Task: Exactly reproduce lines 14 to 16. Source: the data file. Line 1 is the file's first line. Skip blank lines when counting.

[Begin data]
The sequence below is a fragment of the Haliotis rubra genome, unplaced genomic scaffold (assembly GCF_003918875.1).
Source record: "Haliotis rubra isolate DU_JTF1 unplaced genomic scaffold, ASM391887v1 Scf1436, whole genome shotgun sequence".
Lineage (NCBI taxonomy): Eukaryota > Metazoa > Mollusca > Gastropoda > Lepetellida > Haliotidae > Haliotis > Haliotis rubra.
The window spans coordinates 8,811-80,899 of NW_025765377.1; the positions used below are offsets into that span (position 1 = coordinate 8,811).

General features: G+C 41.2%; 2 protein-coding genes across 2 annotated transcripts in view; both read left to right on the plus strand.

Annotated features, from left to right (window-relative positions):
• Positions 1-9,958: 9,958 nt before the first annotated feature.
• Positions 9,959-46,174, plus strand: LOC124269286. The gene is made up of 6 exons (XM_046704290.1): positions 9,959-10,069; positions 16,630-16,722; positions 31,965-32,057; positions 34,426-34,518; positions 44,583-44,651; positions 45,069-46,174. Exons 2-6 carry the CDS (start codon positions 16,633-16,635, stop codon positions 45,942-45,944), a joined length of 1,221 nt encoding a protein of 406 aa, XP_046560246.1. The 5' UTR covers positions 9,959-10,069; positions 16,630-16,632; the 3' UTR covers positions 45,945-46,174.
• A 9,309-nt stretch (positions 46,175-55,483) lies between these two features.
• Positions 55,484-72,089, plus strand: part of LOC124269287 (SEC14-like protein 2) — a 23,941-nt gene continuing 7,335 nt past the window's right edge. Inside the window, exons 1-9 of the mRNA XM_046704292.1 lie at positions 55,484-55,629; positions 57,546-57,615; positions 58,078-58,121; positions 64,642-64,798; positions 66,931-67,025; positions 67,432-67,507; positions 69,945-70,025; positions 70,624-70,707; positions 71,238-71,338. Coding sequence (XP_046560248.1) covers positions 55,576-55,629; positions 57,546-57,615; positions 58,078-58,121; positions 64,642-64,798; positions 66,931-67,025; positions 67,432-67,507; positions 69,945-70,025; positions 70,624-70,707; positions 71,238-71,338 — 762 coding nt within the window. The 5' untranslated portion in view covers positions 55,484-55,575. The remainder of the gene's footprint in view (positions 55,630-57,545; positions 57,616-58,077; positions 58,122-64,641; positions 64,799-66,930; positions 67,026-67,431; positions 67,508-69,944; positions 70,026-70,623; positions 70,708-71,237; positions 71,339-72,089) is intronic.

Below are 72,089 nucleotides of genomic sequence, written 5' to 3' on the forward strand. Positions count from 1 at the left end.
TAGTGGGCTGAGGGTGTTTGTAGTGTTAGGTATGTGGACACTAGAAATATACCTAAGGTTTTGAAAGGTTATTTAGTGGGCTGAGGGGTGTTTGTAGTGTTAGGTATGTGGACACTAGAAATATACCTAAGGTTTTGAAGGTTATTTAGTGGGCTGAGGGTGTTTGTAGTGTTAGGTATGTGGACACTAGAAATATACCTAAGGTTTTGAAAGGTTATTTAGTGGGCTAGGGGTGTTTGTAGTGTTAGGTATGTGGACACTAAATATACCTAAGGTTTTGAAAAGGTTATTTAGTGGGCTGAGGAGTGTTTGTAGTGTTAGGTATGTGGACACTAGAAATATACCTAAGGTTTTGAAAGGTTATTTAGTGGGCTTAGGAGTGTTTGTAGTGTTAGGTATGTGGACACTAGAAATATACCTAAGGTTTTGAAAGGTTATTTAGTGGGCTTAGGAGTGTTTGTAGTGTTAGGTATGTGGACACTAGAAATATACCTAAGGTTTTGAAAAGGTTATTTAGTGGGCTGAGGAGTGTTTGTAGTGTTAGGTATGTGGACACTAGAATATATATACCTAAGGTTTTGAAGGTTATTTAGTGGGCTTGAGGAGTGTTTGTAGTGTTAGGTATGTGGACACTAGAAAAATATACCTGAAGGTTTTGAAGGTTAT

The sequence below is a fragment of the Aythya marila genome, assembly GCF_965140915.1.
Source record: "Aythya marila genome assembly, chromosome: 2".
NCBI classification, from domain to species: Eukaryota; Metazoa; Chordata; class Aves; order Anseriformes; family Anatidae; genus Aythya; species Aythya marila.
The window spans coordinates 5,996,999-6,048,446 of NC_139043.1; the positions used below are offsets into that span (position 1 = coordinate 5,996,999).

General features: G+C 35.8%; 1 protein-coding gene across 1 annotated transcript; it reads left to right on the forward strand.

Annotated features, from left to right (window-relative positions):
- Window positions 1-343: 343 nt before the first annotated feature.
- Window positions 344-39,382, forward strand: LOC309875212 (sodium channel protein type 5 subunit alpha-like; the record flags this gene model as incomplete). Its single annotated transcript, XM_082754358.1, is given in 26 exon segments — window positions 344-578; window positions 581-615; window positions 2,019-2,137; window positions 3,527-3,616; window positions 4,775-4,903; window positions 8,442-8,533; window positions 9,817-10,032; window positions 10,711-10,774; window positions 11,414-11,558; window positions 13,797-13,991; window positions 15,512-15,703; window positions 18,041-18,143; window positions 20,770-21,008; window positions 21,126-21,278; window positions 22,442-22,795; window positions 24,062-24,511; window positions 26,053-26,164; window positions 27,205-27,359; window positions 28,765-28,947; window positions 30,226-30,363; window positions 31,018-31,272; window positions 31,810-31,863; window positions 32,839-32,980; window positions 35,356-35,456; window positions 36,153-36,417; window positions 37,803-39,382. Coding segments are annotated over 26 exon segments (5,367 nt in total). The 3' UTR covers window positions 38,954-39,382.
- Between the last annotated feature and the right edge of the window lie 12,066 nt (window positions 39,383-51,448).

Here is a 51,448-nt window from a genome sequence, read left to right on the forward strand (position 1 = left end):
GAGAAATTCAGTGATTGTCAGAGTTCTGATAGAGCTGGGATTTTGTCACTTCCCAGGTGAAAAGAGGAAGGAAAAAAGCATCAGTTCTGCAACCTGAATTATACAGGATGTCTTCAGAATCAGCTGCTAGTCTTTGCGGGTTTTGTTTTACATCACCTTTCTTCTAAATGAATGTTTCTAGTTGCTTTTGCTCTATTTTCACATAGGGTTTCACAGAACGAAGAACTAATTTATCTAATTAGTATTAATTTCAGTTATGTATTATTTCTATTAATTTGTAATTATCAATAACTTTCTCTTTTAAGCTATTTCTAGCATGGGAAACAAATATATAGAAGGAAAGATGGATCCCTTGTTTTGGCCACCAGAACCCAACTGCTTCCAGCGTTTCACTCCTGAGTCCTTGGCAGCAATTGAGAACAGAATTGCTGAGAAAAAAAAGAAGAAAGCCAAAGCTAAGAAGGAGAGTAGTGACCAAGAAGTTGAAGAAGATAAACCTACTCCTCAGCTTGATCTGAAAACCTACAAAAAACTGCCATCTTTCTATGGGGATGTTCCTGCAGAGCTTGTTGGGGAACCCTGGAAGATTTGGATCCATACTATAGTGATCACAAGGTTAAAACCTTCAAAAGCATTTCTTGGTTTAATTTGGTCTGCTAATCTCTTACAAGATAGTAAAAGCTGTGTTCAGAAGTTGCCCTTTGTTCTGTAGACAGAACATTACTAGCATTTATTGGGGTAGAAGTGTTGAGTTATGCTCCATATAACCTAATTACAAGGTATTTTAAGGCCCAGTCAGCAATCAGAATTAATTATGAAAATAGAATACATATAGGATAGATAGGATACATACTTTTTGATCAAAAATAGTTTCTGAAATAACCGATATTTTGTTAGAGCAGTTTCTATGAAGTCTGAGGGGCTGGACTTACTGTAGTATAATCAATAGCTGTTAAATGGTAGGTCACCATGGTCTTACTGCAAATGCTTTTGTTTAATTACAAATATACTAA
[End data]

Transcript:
Source record: "Aythya marila genome assembly, chromosome: 2".
NCBI classification, from domain to species: Eukaryota; Metazoa; Chordata; class Aves; order Anseriformes; family Anatidae; genus Aythya; species Aythya marila.
The window spans coordinates 5,996,999-6,048,446 of NC_139043.1; the positions used below are offsets into that span (position 1 = coordinate 5,996,999).